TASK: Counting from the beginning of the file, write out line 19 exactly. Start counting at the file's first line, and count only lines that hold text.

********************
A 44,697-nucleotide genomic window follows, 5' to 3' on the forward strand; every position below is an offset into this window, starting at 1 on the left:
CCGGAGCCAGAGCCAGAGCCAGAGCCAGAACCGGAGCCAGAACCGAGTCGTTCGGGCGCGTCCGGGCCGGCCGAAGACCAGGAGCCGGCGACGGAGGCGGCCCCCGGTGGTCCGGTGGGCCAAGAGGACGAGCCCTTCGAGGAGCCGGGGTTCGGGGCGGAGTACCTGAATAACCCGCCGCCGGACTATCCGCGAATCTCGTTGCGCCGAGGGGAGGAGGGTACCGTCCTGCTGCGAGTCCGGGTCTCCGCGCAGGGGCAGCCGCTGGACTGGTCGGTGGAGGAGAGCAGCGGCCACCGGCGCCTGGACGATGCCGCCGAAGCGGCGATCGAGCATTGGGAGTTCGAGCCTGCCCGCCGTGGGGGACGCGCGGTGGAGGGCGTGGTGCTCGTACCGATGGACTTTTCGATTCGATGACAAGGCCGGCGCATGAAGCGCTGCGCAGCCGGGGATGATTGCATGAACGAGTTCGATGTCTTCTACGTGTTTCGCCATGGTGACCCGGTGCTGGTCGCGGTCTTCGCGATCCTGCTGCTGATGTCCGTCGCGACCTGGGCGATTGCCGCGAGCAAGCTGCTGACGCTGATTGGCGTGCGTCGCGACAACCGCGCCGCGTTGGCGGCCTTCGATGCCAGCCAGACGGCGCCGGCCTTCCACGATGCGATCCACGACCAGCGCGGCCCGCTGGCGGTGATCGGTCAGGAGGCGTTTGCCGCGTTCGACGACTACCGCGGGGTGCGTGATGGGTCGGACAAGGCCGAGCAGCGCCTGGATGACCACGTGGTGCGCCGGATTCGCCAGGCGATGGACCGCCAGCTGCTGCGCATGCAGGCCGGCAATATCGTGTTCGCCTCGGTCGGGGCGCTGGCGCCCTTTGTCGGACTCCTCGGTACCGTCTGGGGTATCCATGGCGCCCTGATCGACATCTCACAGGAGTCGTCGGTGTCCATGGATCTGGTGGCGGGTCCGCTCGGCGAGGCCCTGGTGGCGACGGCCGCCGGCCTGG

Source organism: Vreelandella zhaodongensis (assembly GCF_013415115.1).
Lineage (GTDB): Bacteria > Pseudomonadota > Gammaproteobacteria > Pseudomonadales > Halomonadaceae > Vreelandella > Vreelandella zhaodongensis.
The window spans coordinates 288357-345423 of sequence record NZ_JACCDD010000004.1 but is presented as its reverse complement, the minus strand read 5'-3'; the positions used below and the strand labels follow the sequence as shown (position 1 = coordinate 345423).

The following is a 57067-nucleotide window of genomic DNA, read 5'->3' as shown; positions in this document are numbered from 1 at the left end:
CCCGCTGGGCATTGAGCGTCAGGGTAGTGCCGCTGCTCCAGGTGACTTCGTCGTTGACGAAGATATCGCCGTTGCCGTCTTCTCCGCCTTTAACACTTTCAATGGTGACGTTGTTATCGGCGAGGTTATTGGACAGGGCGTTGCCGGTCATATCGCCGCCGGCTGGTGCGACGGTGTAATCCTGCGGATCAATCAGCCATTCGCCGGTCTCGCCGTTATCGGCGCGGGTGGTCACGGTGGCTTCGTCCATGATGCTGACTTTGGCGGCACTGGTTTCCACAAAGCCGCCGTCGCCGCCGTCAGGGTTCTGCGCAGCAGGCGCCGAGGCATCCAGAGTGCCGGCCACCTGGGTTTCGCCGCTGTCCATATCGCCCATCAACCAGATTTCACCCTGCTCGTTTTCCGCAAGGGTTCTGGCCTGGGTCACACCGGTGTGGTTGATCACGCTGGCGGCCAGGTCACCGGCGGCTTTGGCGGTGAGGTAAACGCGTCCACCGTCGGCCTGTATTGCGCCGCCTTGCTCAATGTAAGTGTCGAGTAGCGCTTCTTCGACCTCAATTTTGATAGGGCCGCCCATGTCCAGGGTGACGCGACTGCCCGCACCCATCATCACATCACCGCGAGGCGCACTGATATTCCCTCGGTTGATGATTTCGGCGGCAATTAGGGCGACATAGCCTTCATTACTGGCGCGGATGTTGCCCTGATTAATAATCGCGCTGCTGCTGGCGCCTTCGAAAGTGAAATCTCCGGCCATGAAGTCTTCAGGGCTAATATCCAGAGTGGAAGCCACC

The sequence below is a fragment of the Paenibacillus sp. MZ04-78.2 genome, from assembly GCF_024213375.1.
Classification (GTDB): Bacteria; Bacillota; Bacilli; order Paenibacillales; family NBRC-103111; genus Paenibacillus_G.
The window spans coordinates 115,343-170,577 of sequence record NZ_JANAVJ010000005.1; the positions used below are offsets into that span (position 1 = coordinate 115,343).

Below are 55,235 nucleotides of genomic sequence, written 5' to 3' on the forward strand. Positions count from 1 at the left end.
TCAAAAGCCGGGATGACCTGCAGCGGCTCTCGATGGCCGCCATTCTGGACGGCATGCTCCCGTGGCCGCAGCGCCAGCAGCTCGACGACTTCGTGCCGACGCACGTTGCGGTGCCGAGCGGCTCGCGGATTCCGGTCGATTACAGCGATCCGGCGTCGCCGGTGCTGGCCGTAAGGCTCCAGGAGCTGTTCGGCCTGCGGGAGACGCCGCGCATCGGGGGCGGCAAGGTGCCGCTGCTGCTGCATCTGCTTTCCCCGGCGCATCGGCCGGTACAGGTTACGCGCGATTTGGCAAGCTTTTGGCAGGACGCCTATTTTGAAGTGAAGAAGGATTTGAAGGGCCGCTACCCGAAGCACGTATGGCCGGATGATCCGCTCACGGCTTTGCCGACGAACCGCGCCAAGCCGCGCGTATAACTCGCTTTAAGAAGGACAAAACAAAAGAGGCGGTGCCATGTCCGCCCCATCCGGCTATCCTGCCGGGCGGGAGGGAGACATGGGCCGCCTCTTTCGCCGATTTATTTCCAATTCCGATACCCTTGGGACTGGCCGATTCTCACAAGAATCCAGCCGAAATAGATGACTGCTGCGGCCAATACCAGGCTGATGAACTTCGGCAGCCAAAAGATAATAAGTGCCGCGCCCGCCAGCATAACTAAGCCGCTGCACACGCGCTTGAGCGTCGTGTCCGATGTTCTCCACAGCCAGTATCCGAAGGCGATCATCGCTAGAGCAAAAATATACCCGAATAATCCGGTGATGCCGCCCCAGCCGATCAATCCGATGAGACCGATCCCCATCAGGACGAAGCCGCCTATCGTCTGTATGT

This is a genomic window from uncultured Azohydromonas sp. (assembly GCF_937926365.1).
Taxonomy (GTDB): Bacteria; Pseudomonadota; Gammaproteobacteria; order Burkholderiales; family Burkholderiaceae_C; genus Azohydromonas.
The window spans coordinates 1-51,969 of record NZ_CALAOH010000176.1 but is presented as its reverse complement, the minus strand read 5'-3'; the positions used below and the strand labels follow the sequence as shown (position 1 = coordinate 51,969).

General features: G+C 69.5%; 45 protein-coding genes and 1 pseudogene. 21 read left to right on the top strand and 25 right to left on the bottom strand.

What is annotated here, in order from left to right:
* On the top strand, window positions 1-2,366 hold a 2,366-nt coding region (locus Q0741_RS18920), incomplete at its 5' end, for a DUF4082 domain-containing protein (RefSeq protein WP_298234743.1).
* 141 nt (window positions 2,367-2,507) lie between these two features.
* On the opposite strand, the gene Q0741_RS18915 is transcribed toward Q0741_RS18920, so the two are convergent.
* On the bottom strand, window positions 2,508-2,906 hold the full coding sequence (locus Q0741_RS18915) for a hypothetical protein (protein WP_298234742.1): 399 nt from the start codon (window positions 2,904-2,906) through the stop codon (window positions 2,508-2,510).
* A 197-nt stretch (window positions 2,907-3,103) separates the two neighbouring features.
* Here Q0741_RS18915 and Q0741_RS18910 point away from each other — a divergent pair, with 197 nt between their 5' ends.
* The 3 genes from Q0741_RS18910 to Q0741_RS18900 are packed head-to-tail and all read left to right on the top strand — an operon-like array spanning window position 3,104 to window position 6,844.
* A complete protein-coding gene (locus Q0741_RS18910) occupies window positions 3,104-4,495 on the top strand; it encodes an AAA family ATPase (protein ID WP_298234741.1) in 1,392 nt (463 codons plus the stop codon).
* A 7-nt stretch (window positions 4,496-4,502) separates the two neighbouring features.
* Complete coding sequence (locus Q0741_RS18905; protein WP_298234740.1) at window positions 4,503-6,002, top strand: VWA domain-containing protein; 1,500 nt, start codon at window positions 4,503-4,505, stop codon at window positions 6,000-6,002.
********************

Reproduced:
* 141 nt (window positions 2,367-2,507) lie between these two features.